In Franz-Josef village (named after the Emperor by the Austrian explorer Julio Von Haast) we enjoyed a great meal in a pub stuck between the heliport, a light aircraft company and the river jet and skydive venture. The next morning we were ready for our hike up to the glacier. From the valley, the Franz-Josef Glacier looked impressive.
The car park was vast, but luckily it was still early and a long way from full. The gravel path was wide and well-constructed with great views of the moraine and waterfalls on the way. The interpretation gave us walkers food for thought.
The first sign read:
“In 1867, the glacier came down to this spot.” Today, it's a well established woodland.
In 1867 the glacier came down to here
Further up the path, the second sign read:
“In 1908 the glacier ended here.
Population: 1908 - 1,750,000,000 2016 - 7,405,000,000
CO2 concentration: 1908 - 299ppm 2016 - 405ppm
Global Av. Temp. 1908 - 13.57 C 2016 - 14.87 C”
In 1908 the glacier ended here
The population increase between 1908 and 2016 was the figure that shocked me. In just over a hundred years, we are four times more people on the planet. I knew that population increase was fast, but when numbers are given in billions, it all becomes a bit abstract. It’s amazing that we still have room to move, and hardly surprising then that when I go back to Geneva I find it crowded, or that the Franz-Josef car park is so vast, because we all aspire to visit beautiful places.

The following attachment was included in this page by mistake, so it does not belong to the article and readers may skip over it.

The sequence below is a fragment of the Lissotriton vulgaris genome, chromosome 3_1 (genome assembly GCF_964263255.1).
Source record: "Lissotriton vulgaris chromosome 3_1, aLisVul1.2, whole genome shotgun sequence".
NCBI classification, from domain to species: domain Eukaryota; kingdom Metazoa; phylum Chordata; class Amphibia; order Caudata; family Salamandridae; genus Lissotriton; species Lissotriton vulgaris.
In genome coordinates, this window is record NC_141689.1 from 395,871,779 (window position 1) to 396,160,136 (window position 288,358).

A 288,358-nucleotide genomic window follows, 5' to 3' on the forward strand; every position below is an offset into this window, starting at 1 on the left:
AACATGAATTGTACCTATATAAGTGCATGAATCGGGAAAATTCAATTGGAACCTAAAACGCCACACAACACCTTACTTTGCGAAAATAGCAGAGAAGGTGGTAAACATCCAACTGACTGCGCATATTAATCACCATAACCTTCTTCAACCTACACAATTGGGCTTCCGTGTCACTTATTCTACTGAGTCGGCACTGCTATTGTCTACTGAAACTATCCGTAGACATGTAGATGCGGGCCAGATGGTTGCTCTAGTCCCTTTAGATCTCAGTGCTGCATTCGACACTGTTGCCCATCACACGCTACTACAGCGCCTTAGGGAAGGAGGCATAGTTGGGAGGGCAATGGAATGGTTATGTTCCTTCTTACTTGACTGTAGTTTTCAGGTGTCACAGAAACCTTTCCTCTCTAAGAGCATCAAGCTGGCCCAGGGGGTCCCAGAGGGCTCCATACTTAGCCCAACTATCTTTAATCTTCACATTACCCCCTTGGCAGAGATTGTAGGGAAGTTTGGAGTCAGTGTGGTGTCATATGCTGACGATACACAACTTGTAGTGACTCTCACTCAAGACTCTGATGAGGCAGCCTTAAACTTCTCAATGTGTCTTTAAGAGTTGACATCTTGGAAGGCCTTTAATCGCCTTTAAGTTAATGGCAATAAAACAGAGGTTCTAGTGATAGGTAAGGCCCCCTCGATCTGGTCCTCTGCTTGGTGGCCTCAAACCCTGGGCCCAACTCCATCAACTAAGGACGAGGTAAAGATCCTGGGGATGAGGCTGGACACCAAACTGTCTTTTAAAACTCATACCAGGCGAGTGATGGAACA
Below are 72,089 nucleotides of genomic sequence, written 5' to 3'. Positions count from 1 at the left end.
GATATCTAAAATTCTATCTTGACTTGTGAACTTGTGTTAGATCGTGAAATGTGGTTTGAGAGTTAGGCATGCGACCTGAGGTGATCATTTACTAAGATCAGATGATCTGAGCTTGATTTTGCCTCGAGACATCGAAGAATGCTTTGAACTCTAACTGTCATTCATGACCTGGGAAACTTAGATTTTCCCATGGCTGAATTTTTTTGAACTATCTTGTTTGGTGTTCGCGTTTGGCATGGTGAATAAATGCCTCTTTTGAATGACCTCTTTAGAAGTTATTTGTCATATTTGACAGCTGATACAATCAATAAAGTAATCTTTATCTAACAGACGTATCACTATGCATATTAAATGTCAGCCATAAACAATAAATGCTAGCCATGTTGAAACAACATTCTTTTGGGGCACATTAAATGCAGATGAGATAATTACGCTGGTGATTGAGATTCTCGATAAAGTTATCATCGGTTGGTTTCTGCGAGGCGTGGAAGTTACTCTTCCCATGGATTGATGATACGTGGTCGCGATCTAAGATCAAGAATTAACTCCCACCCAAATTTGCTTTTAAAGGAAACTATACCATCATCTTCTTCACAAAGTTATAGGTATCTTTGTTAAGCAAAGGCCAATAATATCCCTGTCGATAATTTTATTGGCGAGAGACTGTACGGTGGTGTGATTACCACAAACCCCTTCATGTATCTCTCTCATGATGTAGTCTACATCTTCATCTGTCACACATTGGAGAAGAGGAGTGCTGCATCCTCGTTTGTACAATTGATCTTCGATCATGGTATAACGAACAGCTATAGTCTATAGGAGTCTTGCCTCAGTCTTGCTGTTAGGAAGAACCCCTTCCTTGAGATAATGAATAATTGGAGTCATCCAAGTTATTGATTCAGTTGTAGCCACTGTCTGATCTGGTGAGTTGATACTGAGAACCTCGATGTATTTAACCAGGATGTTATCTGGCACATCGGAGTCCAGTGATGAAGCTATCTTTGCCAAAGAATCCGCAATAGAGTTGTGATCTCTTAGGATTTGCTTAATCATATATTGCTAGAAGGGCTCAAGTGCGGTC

There were a couple more panels and the last one was where the glacier had reached in 2009. That’s just 9 years ago!
In 2009, the glacier ended here
The path continued to a look-out 500m from the foot of the Franz-Josef Glacier. Dark clouds gathered over the surrounding peaks and weighed down on my mood. This magnificent river of ice is now just a shadow of its former self.
Back down at the car park, more vehicles were arriving every minute. We decided to move on, we hadn’t anticipated the hordes.
Our route towards Milford Sound passed by Fox Glacier so we decided to stop. The main access road is closed after a substantial landslide but we worked out that we could bypass the closed section by going to a different car park and combining a couple of walks.
After 10 minutes walking we realised that our alternative wasn’t possible either. It wasn’t just the main access road that had been taken out by the landslide but the whole river valley and the river had changed course. The Department for Conservation hasn’t reinstated anything yet as the land is still very unstable.
Disappointed, we retreated. As Angie and I still fancied a walk, we left Franco in the coffee shop to do some work and took a quick stroll around Lake Matheson, famous for its reflections of Mount Cook on calm days. We saw short fin eels swimming around. Their ecology is rather incredible, they spend their life, usually 15-30 years, but sometimes as many as 80, living in fresh water, then they set off on a very long ocean journey to the Pacific. Once they reach their destination (probably deep ocean trenches near Tonga), the females lay millions of eggs fertilised by a male and then both fish die. The larvae reach New Zealand by drifting on ocean currents, they then turn into elvers (young eels) and make their way up rivers until they find suitable adult habitat.
As soon as we left glacier country, the queues of campervans thinned out and soon we were alone on the road. We stopped for the night next to a beautiful wild river.